The Woman in Black – My Unstructured Rant about Unnecessary Change (spoilers)

The Woman In Black cover by Jamie Clark

I was in the middle of reading The Woman in Black when my girlfriend suggested that we could watch the film adaptation with Daniel Radcliffe playing the leading role of Arthur Kipps as long as I didn’t mind getting spoiled. I didn’t mind the idea and so we watched it. I was bothered when I saw that the adaptation was a very different story right from the start. What the film ended up being was a Hollywoodised jumpscare fest.

Needless to say, there will be significant spoilers from here on out.

The book started off with the main character as an old man reminiscing about the events that occurred in the past. He was very hesitant to talk about the events because of how traumatising they were. He was thus alive after the events at the town. His boss is shown to be a sympathetic man and Arthur Kipps is shown to be an eager career-building lawyer. In the film, however, the boss is shown to be a dick and Kipps is shown to be in debt. Oh, and Kipps is shown to have become a widow and a single parent to his child. In the book Kipps didn’t have a child at the time of the events of the past, nor was he even married to his beloved at that point.

So why the change? It annoyed right from the get-go to see that the story had been changed. Kipps was immediately being made into a target for sympathy by forcing in traumatic events into his backstory for no reason other than to force feelings down the audience’s throat.

Later on in the film Kipps arrives at the town and he is made unwelcome right from the start. People glare at him, the townies retreat to their houses, and the atmosphere in general is just gloomy. This was not at all the case in the book: he was happily taken in, without resistance or glaring, and in general he was treated well. People were averse to the topic of lady Drablow, the passed proprietor of an estate and some lands, due to whom Kipps came to the town, but they, for the most part, stayed lively and talkative about other topics. There was also a farmland auction coming up the next day, which would bring in more people. This never happened in the film.

The film unnecessarily tried to force the feelings of unease and suspicion into your head with absolutely zero attempt at subtlety. I’m not saying that the book itself was very subtle about there being something amiss, but the film just push the message in your face, not allowing for you to have any thinking of your own.

Arthur Kipps was portrayed as a man of reason and logic in the books, believing that he was somewhat superior to the superstitious countryside folk in the beginning, eventually growing more unsettled in what he saw. The Kipps of the film on the other hand started off believing in spirits and ghosts because of his dead wife. Why was this change made? It made no sense to me. Children by the church was used as subtle foreshadowing in the book, while the images of children were used throughout the film. Oh, and they kept dying.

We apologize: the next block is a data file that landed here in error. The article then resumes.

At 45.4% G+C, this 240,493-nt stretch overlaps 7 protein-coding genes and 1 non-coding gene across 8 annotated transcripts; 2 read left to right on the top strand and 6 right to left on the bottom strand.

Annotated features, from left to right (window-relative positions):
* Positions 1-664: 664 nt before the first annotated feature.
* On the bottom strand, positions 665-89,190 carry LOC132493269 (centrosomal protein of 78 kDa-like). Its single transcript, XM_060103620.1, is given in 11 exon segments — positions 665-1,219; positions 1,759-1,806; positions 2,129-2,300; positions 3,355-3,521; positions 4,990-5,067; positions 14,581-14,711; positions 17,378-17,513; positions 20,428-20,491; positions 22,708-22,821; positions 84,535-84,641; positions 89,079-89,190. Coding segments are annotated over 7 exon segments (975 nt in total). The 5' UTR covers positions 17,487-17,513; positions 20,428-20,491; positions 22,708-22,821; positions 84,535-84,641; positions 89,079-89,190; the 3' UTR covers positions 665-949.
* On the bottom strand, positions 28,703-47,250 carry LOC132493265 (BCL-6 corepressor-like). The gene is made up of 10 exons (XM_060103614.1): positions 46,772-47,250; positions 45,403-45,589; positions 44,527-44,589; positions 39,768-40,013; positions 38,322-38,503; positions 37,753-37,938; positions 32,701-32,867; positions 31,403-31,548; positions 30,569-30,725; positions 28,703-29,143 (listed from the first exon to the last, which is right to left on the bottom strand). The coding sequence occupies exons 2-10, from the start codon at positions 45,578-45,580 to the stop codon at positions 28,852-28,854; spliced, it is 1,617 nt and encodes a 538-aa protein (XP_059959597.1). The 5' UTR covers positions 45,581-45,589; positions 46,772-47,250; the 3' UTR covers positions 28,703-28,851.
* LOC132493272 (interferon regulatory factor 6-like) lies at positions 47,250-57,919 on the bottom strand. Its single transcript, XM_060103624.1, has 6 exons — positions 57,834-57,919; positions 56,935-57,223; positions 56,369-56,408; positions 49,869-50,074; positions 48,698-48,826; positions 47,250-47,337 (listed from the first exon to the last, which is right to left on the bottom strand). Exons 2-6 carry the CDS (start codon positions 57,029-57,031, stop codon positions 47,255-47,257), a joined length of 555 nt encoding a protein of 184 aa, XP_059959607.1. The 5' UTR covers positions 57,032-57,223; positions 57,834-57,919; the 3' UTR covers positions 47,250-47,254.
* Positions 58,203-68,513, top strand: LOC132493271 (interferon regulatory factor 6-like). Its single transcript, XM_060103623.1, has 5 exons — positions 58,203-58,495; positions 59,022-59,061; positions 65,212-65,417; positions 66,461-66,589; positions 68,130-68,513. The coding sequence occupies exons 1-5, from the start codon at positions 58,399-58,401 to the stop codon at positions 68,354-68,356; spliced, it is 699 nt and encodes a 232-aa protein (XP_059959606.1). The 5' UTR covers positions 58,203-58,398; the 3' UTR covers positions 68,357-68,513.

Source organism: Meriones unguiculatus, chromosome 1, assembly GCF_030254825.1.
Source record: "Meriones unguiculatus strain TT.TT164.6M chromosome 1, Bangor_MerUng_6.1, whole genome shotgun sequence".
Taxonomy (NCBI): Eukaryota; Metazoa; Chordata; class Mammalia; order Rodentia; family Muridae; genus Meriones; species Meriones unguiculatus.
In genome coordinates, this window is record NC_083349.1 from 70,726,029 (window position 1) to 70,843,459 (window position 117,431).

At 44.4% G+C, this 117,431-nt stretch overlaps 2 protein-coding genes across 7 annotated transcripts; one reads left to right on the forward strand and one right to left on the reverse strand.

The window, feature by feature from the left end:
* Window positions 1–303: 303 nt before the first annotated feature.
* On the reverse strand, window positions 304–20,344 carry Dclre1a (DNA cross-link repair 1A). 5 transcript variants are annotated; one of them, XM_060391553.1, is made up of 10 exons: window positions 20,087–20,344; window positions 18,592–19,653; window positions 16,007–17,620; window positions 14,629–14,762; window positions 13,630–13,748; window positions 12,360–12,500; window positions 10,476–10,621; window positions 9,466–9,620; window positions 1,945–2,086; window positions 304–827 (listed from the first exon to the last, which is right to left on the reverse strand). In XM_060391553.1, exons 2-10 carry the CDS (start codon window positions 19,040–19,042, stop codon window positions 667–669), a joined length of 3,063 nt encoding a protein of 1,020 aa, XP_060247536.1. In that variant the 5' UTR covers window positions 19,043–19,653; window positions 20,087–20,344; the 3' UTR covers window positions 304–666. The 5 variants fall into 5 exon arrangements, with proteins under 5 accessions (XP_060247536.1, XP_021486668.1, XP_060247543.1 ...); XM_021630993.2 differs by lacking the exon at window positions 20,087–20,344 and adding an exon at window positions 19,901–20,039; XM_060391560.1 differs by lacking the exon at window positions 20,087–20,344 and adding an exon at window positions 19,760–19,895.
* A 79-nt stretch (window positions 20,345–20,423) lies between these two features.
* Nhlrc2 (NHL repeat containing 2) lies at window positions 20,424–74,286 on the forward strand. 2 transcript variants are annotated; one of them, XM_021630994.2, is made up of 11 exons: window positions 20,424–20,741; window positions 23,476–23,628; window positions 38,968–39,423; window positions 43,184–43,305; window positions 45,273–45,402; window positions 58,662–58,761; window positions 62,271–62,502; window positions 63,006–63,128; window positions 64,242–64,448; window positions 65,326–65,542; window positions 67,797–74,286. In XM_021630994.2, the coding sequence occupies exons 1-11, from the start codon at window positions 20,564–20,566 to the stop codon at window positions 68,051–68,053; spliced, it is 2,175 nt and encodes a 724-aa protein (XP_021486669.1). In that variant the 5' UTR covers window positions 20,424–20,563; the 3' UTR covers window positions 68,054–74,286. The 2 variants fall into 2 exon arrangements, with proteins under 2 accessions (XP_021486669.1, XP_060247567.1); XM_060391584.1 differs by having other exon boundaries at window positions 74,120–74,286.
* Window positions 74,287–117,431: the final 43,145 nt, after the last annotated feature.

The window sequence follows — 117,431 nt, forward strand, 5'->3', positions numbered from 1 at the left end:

The dying of children was a central point in the malevolence of the spirit that haunted the town. Every time she had been seen, a child died under horrible circumstances. This is true in both mediums, yes. But in the film they just took it way overboard. Several children died and the villagers were constantly trying to mob Kipps, blaming him for it. In the book? No child died at the time of the events in the town nor was anyone of the town’s inhabitants trying to blame it on him. Why would they? The spectre appeared seemingly at random to people; how could you ever blame someone for spotting the ghost? Should everyone just gouge their eyes to prevent this? Ugh.

Before I go onto talking about the ending, the jumpscares. There was a constant expectation of jumpscares at all times and it was just frustrating when they eventually came. And of course the ghost screamed. It’s a horror film. In the books the ghost was silent, present, paralysingly terrifying in how she stared. There was malevolence and a sense of evil about her without her being a howling banshee. Just the idea based on the descriptions given makes her imposing. The screamer in the film was just obnoxious.

So the ending. In the film the reason for the ghost staying vengeful was that her boy that she gave for adoption to her sister was never excavated from the swampy marshlands in which he drowned. In the book he had been properly buried in the end. Despite the boy being buried in the end in the film as well, the voice of the ghost gives exposition, saying that she would never forgive the transgression. So the child of the protagonist who had for some reason come to the town with his nanny gets killed after he arrives. The father dies with him and they walk away with Kipps’ dead wife into afterlife. In the book the fact that children die each time the ghost is seen is brought up at the end of the book, before Kipps leaves for home. Because he was alive later on. Several years later, with a child of his own and his then beloved married, they go to a faire or something. At the faire, the child and the wife go for a pony ride. Kipps had put the events past him only to see the malevolent ghost again. The ghost scared the pony, which lead to both the child and the wife dying.

I think the book’s ending is much more powerful and the fact that the man survived to tell the tale after having moved on with his life has a better message to give about human endurance. The film ending just ends up being one of those, in my opinion, dull horror film endings where the family uniting happily in afterlife.

So there was some ranting about The Woman in Black. If you want to experience it, definitely read the book rather than watch the film because it was just made into a really predictable mediocre horror film. That’s all I’ve to say on the matter in summary.

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